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Silence of the Presuppositionalists

Here are a few questions that presuppositionalists can’t seem to answer.

1. How did you asses God’s revelation for reliability?
2. How do you know the revelation you perceive is not an evil demon’s revelation?
3. What was the mechanism through which you assessed God’s revelation for reliability?
4. Through what 2nd mechanism did you assess the reliability of the mechanism through which you assessed God’s revelation for reliability?

They also appear unable to shake the fallacy that, if they can demonstrate a hole in your ideology, that their own ideology is correct by default.



  1. Theophilus says:

    Many people who want to use a pre-suppositional approach do not fully understand what is involved, so it is not surprising that you have some misunderstanding.
    As Christians, we take the bible as the authoritative, self-affirming word of God. To “assess” the validity of the bible by some “mechanism” would require the existence of a test that would be more ultimate that the bible itself.
    The challenge to unbelievers is to identify a worldview by which the questions of knowledge, reality and morality can be sustained independently of the bible – not that you can articulate a system, i.e., empiricism, but that such a system is able to withstand an internal critique of its presuppositions.
    You want to challenge the presuppositions of Christian theism by assuming your system as valid. If you want to show that Christian theism fails, you must show that it is internally inconsistent and that you have a system that satisfies the challenge of “the impossibility of the contrary.”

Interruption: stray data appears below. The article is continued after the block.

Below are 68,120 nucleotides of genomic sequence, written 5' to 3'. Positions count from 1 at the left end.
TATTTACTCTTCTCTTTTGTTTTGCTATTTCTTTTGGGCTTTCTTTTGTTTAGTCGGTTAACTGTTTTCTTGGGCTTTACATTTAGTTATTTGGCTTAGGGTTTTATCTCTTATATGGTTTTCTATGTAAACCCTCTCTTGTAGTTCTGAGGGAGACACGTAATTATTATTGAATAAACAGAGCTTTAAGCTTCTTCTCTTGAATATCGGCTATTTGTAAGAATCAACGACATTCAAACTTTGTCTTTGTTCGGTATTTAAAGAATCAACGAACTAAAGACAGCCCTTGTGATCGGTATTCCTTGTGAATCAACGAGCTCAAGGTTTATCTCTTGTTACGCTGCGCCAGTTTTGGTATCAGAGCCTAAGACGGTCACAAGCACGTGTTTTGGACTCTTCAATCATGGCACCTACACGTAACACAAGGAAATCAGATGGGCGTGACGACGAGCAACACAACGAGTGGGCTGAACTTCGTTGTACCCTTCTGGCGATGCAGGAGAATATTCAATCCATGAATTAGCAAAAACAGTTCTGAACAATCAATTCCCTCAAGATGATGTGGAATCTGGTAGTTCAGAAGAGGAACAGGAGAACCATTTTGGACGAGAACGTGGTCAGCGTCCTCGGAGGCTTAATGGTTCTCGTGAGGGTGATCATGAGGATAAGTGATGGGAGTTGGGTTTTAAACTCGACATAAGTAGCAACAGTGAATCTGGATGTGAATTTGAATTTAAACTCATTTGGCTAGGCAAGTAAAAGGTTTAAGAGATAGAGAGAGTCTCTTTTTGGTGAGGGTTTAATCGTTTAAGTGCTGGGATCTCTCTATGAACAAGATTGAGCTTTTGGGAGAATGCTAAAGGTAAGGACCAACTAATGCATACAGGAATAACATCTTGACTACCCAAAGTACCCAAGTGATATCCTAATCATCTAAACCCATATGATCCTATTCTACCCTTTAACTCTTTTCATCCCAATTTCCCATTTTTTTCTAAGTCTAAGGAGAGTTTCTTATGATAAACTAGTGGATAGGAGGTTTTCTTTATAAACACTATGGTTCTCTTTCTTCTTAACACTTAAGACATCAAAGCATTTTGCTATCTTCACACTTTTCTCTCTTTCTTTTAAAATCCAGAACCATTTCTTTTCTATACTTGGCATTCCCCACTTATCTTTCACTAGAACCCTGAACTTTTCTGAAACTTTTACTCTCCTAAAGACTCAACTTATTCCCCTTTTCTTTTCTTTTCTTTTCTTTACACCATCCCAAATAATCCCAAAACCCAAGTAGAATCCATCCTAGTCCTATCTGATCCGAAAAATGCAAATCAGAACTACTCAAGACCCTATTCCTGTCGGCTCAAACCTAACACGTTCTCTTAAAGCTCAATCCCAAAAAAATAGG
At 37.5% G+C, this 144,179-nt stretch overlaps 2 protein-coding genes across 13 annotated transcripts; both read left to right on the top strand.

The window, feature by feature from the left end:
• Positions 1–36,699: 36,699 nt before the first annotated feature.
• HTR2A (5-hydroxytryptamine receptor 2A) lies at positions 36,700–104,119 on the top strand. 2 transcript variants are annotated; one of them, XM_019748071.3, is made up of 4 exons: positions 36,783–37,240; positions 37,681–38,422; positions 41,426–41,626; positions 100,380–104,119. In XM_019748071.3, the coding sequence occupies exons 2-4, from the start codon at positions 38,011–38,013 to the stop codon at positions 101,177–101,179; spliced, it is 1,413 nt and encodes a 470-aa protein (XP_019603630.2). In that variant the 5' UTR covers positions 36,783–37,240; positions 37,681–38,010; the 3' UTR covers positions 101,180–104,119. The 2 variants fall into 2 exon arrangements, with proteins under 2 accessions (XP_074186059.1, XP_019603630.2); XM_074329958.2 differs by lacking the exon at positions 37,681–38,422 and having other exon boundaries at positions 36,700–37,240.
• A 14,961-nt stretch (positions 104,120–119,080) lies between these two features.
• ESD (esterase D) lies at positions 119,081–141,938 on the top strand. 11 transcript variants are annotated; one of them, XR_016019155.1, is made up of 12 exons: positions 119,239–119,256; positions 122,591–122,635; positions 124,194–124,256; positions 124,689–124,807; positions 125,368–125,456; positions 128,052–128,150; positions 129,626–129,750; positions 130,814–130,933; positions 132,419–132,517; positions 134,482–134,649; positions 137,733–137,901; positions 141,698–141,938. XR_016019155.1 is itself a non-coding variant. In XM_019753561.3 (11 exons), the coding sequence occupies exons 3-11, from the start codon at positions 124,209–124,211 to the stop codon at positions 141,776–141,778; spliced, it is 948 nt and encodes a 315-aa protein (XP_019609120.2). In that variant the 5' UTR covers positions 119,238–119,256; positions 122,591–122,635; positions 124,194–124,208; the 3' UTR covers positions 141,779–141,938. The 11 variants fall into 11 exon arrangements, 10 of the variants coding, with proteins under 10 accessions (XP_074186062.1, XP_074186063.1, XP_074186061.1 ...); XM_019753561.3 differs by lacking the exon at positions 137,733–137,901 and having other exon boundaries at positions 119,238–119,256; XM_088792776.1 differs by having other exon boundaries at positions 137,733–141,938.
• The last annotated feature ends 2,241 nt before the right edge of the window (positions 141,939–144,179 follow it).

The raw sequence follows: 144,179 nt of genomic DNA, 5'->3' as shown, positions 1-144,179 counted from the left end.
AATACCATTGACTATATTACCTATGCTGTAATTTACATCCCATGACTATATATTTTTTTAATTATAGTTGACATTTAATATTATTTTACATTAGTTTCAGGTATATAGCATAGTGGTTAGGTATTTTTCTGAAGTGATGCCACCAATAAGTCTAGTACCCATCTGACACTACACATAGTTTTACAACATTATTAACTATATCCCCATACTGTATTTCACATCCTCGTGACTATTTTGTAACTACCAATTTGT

• Theophilus says:

        It is unreasonable to expect me to chase all over the place to see additional meaningless replies to the question. I’ve stated the argument, can you answer it? After all, we’re talking about your belief system not someone else. It doesn’t require an extensive answer, just a statement of how your worldview makes human experience understandable, i.e. how do your account for reason, logic, reality and morals. Just a beginning.

      • Imagine climbers discover a truck on the summit of Mount Everest. We all acknowledge the extreme unlikelihood of such a state of affairs. There are few coherent materialistic explanations for this discovery, and all of them are highly improbable. However, what if Superman placed the truck on the mountain? Sure, many do not believe in the existence of Superman, but there is nothing logically incoherent about Superman dropping a truck on the summit of Mount Everest if he so desired. And Superman is unquestionably cool. So let’s go with that explanation. However, Superman is not the only theory out there. Those who believe in flying vampires offer an alternative explanation. They assert vampires have dropped the truck on the summit. You are not sure how to respond…until it is discovered that the cargo of the truck was garlic. We all know that vampires can’t stand garlic, so the vampire theory is self-defeating. It fails under its own assumptions. And now, since a competing theory has been removed from the table of proposed explanations, our logically coherent Superman explanation becomes more probable. Right?

        If religion X is demonstrated to be false, This does not increase the probability Christianity is true, in spite of claims to the contrary by Christian leaders.